There is a very good reason why I was waiting 'till after Halloween to present my list of best movies for this special event. Namely, I first wanted to go through at least one more movie marathon before I put my stamp on any list - and what a marathon it was! Even though none of the films I watched yesterday appear on the list below, they are all interesting in one aspect or another, and they were all heaps of fun, which is precisely what I want from my Halloween movie experience. In this manner, me and my buddeis went through parts of Howling and Poltergeist, as well as the entire length of Jeepers Creepers, The Hunger (1983) and My Bloody Valentine (2009), a total amount of some 6 hours of film! Add to this Thursday's warm-up party and Friday's radio show, and I think I've had quite the perfect holiday. On to the list...
5. Creepshow (1982)
Written by Stephen King and directed by George A. Romero, this flick is everything it says on the posters: fun, unpretentious and scary in the old school EC Comics sense. An anthology of five stories that come alive out of a comic book during Halloween, this film gets progressively better with each passing minute, combining dark comedy with true gross-out moments and some very effective lightning effects. If you're looking for films that have the feel of comics, look no further: this is it, and it predates Sin City by 23 years! Out of the five stories my favorite would have to be "The Crate" what with its campfire three-step development, the mysterious monster that finally gets out and the sequences of wishful thinking that would become the staple of Six Feet Under much later. The film is slightly uneven and it has dated a bit but if you ask me, it only gives it additional pulpy charm. A must-see!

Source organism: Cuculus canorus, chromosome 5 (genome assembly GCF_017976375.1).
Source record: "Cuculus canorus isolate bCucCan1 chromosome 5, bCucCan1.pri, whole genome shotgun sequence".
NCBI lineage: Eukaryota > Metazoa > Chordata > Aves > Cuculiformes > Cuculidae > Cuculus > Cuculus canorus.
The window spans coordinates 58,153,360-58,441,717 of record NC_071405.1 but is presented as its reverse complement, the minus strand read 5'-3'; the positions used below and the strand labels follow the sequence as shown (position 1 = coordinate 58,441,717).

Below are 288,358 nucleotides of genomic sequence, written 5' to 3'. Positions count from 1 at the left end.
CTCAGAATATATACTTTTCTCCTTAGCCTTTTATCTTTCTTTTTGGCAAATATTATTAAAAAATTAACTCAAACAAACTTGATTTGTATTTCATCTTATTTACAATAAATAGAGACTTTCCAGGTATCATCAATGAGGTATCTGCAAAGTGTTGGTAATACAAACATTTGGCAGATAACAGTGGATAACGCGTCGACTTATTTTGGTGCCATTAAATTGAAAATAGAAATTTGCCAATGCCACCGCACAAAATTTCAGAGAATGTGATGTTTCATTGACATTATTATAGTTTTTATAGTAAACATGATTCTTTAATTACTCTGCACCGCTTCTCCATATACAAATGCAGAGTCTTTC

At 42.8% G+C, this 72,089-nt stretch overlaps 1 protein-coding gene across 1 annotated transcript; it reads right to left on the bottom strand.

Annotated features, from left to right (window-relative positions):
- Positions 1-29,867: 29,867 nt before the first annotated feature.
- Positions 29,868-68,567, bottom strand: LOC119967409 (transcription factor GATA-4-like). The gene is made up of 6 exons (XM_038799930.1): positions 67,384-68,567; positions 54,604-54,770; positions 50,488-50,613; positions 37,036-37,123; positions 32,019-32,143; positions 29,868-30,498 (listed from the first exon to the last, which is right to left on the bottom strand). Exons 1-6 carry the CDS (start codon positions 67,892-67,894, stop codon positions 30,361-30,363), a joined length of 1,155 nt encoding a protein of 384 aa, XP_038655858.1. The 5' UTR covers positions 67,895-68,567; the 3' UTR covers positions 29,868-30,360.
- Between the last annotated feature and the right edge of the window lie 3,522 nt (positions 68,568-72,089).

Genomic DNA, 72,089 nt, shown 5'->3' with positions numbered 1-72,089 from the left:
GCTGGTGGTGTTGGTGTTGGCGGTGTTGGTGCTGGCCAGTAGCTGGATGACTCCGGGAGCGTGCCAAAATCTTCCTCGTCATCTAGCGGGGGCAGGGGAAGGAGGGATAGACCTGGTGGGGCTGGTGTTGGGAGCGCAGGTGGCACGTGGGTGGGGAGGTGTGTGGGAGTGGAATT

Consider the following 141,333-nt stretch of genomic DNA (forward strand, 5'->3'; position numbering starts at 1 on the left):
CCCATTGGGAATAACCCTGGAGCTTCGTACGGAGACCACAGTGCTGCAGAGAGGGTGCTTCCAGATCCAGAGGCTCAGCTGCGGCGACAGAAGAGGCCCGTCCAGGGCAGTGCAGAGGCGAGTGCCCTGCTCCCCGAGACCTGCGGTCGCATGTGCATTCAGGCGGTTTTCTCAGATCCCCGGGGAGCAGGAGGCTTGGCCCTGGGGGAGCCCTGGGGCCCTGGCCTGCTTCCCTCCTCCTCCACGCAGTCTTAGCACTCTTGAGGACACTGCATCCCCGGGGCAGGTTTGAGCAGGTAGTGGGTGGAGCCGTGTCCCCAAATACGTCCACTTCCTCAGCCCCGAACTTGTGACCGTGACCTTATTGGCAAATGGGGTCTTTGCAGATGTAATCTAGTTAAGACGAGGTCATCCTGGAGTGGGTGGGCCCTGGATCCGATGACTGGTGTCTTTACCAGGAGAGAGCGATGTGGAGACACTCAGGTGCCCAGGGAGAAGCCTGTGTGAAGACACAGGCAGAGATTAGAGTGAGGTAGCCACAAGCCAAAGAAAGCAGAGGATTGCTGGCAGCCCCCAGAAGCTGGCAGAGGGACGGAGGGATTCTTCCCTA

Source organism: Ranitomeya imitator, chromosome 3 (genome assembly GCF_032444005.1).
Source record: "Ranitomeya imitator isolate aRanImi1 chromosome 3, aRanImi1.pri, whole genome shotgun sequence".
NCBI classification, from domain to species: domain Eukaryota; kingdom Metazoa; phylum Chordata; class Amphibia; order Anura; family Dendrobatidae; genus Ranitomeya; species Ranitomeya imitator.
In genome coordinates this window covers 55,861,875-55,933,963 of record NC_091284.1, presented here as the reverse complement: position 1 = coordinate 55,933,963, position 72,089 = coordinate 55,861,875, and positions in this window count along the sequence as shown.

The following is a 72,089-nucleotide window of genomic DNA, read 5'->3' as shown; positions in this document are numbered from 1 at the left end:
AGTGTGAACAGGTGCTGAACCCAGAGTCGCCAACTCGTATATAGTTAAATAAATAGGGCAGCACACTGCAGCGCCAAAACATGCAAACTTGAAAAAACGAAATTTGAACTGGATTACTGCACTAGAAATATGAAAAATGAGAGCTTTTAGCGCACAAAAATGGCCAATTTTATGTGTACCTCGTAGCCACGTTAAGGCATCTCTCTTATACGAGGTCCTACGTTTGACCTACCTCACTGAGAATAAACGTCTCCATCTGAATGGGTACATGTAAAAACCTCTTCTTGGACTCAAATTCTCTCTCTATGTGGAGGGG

4. Halloween (1978)
Yes, only fourth place on this list, and there are two reasons why. 1) It is not the scariest film of all time and it's not that well-made either - the Loomis storyline is shabby at best and a disaster at worst; 2) It is not really about boogeymen or Halloween - the events happen on the 31st October but they are not necessarily tied to the holiday itself. That said, I really like the film as it carries a certain amount of subdued mystery all the way through, translating the quiet at the eye of the storm to the big screen with unexpected nuesance. While its closest-related films may be scarier (Black Christmas from 1974) or gorier (Friday the 13th from 1981), this is certainly the best of the bunch and I recommend it is seen before any of its competitors, sequels or remakes for the best effect (a difficult feat nowadays but one that needs to be aimed for). Cudos to John Carpenter for making it out of almost nothing.
3. Evil Dead II (1987)